Let 'dx' be the length of an element at distance x from the table.
Mass of the element, 'dm'
Work done to putting back this mass element on the table is

$dW=\left(\frac{m}{l}\right)×x×g×dx$

So, total work done to put $\frac{1}{3}$ part back on the table

The work to be done by a person to put the hanging part back on the table is $\frac{mgl}{18}$.

#### Page No 134:

Let x length of the chain be on the table at a particular instant.
Consider a small element of length 'dx' and mass 'dm' on the table.
dm = $\frac{M}{L}dx$
Work done by the friction on this element is

Total work done by friction on two third part of the chain,

The total work done by friction during the period the chain slips off the table is $-\frac{2\mu MgL}{9}$.

#### Page No 134:

Work done by friction = Change in potential energy of the body

The work done by the frictional force on the block during its transit from A to B is $-$2 joule.

#### Page No 135:

Total energy just after the impulse,

Total energy at a height h

On solving, we get:
h = 0.2 m
= 20 cm

#### Page No 135:

Let the block rises to height h.
Applying law of  conservation of energy which says that the total energy should always remain conserved.

So, the block rises to 20 cm.

#### Page No 135:

Applying the work-energy principle for downward motion of the block,

Similarly for the upward motion of the body the equation is

Adding equations (i) and (ii), we get:

Now putting the value of $\mu$ in equation (i), we get:
k = 1000 N/m

#### Page No 135:

Let the velocity of the body at P be $\nu$.
So, the velocity of the body at Q is $\frac{\nu }{2}$.
Energy at point P = Energy at point Q

#### Page No 135:

Mass of the body is m.
Let the elongation in the spring be x.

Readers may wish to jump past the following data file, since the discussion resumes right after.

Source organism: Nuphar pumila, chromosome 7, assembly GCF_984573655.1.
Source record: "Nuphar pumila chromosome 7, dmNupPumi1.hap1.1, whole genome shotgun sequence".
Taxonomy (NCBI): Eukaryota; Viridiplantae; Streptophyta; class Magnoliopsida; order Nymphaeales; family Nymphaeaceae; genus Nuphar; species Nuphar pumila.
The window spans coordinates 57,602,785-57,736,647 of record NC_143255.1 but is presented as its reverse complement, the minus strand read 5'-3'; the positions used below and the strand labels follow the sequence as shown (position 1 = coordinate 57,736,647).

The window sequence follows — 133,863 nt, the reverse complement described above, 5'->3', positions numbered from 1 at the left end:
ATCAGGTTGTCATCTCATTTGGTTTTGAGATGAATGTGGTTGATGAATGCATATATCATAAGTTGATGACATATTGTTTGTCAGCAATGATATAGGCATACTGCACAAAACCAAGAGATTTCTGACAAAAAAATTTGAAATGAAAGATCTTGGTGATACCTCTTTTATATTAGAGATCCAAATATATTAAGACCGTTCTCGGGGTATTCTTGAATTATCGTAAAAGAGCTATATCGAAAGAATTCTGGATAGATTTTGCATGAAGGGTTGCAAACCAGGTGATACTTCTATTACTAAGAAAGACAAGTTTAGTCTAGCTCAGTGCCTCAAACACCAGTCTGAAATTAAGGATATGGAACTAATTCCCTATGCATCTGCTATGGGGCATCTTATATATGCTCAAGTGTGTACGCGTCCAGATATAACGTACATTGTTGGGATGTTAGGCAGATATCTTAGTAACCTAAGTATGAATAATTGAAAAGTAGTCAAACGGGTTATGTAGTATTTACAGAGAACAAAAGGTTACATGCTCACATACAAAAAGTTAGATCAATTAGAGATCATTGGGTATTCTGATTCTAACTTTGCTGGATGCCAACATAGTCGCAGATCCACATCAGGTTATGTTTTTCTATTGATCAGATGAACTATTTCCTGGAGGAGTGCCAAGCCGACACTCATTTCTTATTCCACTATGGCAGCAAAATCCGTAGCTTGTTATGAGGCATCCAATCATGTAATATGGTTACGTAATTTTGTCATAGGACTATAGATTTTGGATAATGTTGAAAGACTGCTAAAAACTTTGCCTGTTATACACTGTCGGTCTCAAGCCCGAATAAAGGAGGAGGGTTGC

Applying the law of conservation of energy,

#### Page No 135:

The body is displaced x towards the right.
Let v be the velocity of the body at its mean position.
Applying the law of conservation of energy,

$\frac{1}{2}m{\nu }^{2}=\frac{1}{2}{k}_{1}{x}^{2}+\frac{1}{2}{k}_{2}{x}^{2}$

#### Page No 135:

Let the compression in the spring be x.
(a) Applying the law of conservation of energy,
maximum compression in the spring will be produced when the block comes to rest .
so change in kinetic energy of the block due to change in its velocity from u m/s to 0 will be equal to the gain in potential energy of the spring.
change in kinetic energy of the block=$\frac{1}{2}m{v}^{2}-\frac{1}{2}m\left(0{\right)}^{2}=\frac{1}{2}m{v}^{2}$
gain in the potential energy of spring=$\frac{1}{2}k{x}^{2}$

(b) No. The velocity of the block will not be same when it comes back to the original position. It will be in the opposite direction and the magnitude will be the same if we neglect all losses due friction and spring to be perfectly elastic.

#### Page No 135:

Let v be the velocity of the block when it leaves the spring.

Applying the law of conservation of energy,

Elastic potential energy of the spring = Kinetic energy of the block

For the projectile motion,